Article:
Audubon Community Nature Center Partners With Ring School To Build Excitement In Students About Nature
“Does anyone know what comes around in the spring? Insects! said Carly Polisoto, Audubon Community Nature Center (ACNC) Winter Seasonal Naturalist. “Today we are going to learn more about insects. When we came in last time we talked about mammals. I’m going to talk about how insects are different from mammals.”
Ms. Polisoto visited with prekindergarten students in Jill Anderson’s class talking about “Incredible Insects” as part of a three-day visit at Ring Elementary School. She talked with students about the body parts of an insect: the head, thorax and abdomen and that they have six legs and two antennae. She also read a book, Are you a Dragonfly? and talked about different insects like the beetle, grasshopper and bumblebee. As a fun way to get the younger students involved, she sang songs about insects and let them “become” an insect by flying and crawling around the room.
Naturalists from the Audubon visited with all grade levels giving grade-appropriate presentations on different nature topics. They delve into topics such as: “Deadly Links” (after reviewing the elements in a food chain, students become grasshoppers, shrews, and hawks and discover what happens when pesticides enter a food chain) and “Seven Sleepers” (students learn that very few of the animals in our area hibernate and find out which ones do, and which ones don’t), just to name a few of the many Audubon educational programs.
“My students had an Audubon presentation where they learned about plants and the life cycle of a plant,” said Ring Elementary School kindergarten teacher Jen Goshgarian. “The activities directly relate to our NYS curriculum and to what my students have previously learned about during our Listening and Learning Plants Unit. The lessons Audubon brings to our classes are fantastic. They are engaging, and full of great content about nature. The presenters are great with the children and are very knowledgeable about the topics they discuss. Audubon is a great resource and it’s exciting to have this community partnership.”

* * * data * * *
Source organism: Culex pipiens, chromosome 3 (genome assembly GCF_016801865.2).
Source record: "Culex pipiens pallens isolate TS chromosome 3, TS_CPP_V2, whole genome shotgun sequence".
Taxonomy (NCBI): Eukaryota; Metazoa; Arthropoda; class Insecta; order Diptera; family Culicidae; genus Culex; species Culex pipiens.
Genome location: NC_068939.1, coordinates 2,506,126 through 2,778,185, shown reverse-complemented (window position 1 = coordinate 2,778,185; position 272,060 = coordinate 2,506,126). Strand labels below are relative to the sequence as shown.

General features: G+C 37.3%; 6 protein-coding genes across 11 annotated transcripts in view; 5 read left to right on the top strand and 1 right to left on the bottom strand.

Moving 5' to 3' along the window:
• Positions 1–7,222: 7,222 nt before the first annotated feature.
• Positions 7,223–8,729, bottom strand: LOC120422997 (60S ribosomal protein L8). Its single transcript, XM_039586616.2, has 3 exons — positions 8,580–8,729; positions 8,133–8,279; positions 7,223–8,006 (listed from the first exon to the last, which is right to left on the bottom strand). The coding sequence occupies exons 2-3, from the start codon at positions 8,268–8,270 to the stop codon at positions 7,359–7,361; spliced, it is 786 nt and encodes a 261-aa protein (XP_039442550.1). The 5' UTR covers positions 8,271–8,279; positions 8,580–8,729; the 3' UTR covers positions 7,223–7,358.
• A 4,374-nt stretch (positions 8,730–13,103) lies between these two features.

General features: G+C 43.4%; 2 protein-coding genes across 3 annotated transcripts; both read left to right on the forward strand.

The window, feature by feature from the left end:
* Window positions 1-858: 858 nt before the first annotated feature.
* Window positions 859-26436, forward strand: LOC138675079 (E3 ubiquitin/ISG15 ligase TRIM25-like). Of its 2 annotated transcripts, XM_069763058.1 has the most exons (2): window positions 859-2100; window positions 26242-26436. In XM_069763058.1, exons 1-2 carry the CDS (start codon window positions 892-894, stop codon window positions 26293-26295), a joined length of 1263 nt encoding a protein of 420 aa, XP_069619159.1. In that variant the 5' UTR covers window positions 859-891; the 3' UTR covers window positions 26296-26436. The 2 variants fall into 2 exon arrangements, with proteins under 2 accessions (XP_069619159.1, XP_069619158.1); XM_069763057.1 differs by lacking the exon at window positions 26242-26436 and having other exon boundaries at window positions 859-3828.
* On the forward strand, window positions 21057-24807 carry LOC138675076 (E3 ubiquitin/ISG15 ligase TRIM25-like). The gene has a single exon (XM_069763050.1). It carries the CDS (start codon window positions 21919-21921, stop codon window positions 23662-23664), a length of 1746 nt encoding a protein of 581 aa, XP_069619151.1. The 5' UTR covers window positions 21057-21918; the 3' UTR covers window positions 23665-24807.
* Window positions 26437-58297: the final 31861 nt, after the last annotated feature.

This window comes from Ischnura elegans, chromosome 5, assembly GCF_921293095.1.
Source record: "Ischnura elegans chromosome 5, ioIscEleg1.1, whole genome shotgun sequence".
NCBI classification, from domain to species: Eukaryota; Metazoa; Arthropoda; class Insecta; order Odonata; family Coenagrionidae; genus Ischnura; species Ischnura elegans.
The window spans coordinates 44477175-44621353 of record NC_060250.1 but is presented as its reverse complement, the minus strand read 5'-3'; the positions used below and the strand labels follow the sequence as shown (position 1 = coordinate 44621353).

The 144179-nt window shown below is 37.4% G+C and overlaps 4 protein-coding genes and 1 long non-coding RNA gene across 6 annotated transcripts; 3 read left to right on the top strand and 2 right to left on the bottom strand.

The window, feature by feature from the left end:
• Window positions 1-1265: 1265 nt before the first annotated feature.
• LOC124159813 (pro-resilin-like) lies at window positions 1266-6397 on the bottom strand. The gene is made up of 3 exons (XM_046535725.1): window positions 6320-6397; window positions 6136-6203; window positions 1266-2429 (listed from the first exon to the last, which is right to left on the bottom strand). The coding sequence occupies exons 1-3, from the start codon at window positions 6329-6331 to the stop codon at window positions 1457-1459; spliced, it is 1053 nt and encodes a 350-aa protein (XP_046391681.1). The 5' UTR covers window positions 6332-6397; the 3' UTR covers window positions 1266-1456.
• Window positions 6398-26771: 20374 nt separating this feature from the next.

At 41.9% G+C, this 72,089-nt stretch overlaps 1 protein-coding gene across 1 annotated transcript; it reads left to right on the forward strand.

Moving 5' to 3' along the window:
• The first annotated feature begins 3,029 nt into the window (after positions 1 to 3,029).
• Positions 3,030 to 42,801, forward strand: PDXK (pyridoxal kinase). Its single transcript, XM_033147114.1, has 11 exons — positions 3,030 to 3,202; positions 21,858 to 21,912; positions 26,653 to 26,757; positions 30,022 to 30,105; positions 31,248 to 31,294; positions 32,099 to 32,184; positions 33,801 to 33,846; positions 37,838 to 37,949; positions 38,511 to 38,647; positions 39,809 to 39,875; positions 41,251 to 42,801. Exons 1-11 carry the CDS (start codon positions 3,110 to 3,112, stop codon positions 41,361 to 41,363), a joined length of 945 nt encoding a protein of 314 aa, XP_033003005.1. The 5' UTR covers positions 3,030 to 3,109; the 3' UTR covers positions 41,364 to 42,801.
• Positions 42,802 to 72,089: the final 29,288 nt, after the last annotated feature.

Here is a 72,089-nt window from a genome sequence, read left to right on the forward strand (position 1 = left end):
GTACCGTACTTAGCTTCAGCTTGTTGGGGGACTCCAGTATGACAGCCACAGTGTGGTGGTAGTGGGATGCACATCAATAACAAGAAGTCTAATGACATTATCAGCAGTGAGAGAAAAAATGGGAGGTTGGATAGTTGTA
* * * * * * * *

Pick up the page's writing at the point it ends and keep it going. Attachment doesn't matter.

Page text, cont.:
Educating students, like the ones at Ring Elementary School, is part of the Center’s mission to build and nurture connections between people and nature by providing positive outdoor experiences, opportunities to learn about and understand the natural world, and knowledge to act in environmentally responsible ways.
“Audubon programs are designed to help students meet NYS learning standards,” said Jennifer Schlick, ACNC program director. “Naturalists consider themselves partners with teachers in delivering quality science education – not just in the classroom, but also in the schoolyard, at parks near the schools, and at Audubon. Naturalists make 15,000 student contacts offsite in Chautauqua County and Warren County schools every year and another 2,000+ at the Nature Center itself.”
For every lesson, the Audubon sends teachers a Curriculum Integration Guide with suggestions for preparing students for the lesson, and ideas for extending the learning, and a Post Visit Activity that teachers can photocopy and use with students after we are gone. In the Jamestown Schools, they strive to see every student twice in the classroom. Additionally, at least one grade level from each school goes to Audubon on a field trip. Some classes walk to the RiverWalk or Allen Park to meet naturalists for an outdoor program. We have also been working with the coordinators of science and ELA to leverage topics students might be seeing before or after our visit.”